Me Owd Duck remembers our top scorer

by , February 16, 2009

Now then,

I am looking forward to March 21st this year. It’s a red letter day. It will be the 113th anniversary of Arthur Grenville–Morris’s Welsh debut against Scotland. In a largely forgotten game, Wales suffered a 4-0 defeat in the British Championship. The year was 1896. It was two years before a triumphant Forest team won the FA Cup, beating arch-rivals Derby 3-1 in front of sixty two thousand fans on April 16th 1898.

Do not tell me that the rivalry between Forest and Derby began in the 1970’s because of Cloughie. In 1898 sixty two thousand fans shouted and yelled and sang their hearts out for the red of Forest and the white of the Rams. The team photo for Forest that day was considered too dull when taken wearing the garibaldi red. It was retaken with Forest wearing Derby’s white shirts. The official photo of the 1898 cup final has the winners, Nottingham Forest, dressed as the losers, Derby County.

Winning the cup that year established Forest, a former Brandy playing outfit with no real aspirations in English football, as a proper footballing club. In the close season, they moved to a new ground, just south of the City, on the banks of the River Trent. The move from the Town Ground to the City Ground, under a flag saying this was the new ground of the FA Cup Winners meant that Forest were finally able to challenge Notts County as Nottingham’s premier football team.

In their first season at the new City Ground, Forest were able to parade a new signing from Swindon Town. The club had paid the absurd amount of £200 to capture the ebullient Welshman, Arthur Grenville Morris. He was clearly attracted by the new ground and the fact that the FA Cup winners were something of a glamour club. Fans at the time were concerned about the fee; they asked ‘can any player be worth it?’ Morris was an established Welsh international, a short man with a clear eye for the goal and a trimmed moustache.

Morris wore the number ten shirt and hardly missed a game for fifteen years at the City Ground, for five of them he was our captain. He was 21 when he made his debut on December 3rd 1898. He became known as ‘the Prince of Inside lefts’ and earned 21 caps for Wales, his final one coming in 1912. Morris was a brilliant all round sportsman. As a professional football player, he was not allowed to play tennis at Wimbledon, so instead, he became a coach. He was so important to Forest at the time that he had an agreement that he was allowed to train when and where he wanted to. He also ran his own coal-merchant’s business whilst playing for the club.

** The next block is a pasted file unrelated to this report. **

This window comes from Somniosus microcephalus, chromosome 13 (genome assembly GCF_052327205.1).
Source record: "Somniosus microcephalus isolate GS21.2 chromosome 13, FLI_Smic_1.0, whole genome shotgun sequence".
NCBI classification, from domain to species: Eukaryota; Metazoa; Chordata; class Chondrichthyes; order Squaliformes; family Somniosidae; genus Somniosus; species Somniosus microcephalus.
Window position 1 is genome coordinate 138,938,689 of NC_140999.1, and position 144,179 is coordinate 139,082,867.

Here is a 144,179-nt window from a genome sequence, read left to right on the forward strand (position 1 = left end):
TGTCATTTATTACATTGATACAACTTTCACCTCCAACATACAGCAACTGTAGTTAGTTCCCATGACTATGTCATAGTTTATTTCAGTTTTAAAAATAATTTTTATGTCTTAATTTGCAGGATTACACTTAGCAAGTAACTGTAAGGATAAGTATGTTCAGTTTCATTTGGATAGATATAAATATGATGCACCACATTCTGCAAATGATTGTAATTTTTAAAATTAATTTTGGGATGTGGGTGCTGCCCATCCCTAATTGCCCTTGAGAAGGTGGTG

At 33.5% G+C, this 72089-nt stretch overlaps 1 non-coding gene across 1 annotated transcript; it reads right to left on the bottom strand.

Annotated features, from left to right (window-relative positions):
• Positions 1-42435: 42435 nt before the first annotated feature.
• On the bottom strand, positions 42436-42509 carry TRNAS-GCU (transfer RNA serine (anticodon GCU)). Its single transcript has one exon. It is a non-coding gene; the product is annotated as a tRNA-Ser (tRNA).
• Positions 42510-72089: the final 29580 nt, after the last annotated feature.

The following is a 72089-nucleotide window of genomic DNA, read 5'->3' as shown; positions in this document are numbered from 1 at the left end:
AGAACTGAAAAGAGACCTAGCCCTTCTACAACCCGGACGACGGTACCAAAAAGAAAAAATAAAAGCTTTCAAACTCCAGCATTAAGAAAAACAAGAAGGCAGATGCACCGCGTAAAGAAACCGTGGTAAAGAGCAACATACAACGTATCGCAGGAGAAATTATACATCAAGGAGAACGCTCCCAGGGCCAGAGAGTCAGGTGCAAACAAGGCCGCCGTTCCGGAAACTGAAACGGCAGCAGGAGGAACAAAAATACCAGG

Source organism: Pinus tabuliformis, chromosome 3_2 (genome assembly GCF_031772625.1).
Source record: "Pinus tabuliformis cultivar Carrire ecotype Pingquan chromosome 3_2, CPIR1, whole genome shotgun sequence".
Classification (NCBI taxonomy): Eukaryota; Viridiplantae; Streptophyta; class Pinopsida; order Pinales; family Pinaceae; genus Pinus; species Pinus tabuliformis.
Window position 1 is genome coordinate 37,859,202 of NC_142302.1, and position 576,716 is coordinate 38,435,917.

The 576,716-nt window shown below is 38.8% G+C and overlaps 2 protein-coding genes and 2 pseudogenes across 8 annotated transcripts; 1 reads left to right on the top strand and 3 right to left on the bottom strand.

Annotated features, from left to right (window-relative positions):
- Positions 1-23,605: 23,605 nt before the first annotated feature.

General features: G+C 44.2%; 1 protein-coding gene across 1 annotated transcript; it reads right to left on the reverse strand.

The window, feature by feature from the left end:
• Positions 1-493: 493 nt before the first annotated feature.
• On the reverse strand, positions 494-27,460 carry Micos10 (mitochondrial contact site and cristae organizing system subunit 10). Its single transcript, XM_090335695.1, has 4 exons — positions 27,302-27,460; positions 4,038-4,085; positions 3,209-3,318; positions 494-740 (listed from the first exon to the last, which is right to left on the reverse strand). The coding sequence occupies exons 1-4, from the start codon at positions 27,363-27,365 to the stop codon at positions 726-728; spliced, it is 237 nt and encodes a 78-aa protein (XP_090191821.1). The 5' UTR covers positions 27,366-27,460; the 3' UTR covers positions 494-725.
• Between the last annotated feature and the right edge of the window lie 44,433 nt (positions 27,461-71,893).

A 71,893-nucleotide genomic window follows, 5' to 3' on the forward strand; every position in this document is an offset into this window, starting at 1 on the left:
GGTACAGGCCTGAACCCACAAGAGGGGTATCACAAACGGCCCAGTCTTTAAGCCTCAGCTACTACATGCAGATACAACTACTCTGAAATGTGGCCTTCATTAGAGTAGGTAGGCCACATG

Morris scored nine goals for Wales and one hundred and ninety nine for Forest. He played 457 games for us. He remains our highest scoring player in the league of all time. The Welshman from Builth Wells remains a true Forest legend. Billy Meredith said of him: ‘He was a great player, a brilliant schemer, a tricky dribbler and had a fine shot’. In 1900, Forest lost to Bury in the semi-final of the FA Cup. Morris described this as the biggest disappointment of his career. He came to the cup winners, expecting to win more cups and never did.

In September 1904, Forest played Bury at the City Ground. Morris scored a hat-trick in a 5-0 win. Morris stayed with Forest through their relegation season of 1906 and the promotion back to the top tier in 1907. On the 21st of April 1909, Forest faced Leicester Fosse at the City Ground. Forest needed a win to stay up against Leicester who were the bottom club. This was the occasion of Forest’s record league, victory. We won 12-0 and two of the twelve came from Morris. Enoch ‘Nocker’ West, Morris’s scoring partner gained a hat-trick, as did Bill Hooper and Alf Spouncer. The defeat was so resounding, the league were forced to set up an inquiry afterwards. It was agreed that the Forest team were in ‘remarkably good form’.

Morris played his last game for us in the 1912 season. The following season, Forest finished bottom of the second division and had to apply for re-election to the football league. Gainsborough Trinity eventually lost out and Forest gained the most votes. Had the result have been different, the team as we know it today would have ceased to exist.

Grenville–Morris played 460 times for Forest and scored 217 goals. His last few seasons with the club marked a really poor spell in the team’s history. He remains our highest scoring player in competitive games of all time.

Whenever I look at his club of mine, I am surprised by one thing. So many of the heroes of this great English team are not English at all. So often, we have relied on Scots, Welshmen and Irish players to make us great. Our highest ever scorer, was one of them.

I’ll see thee.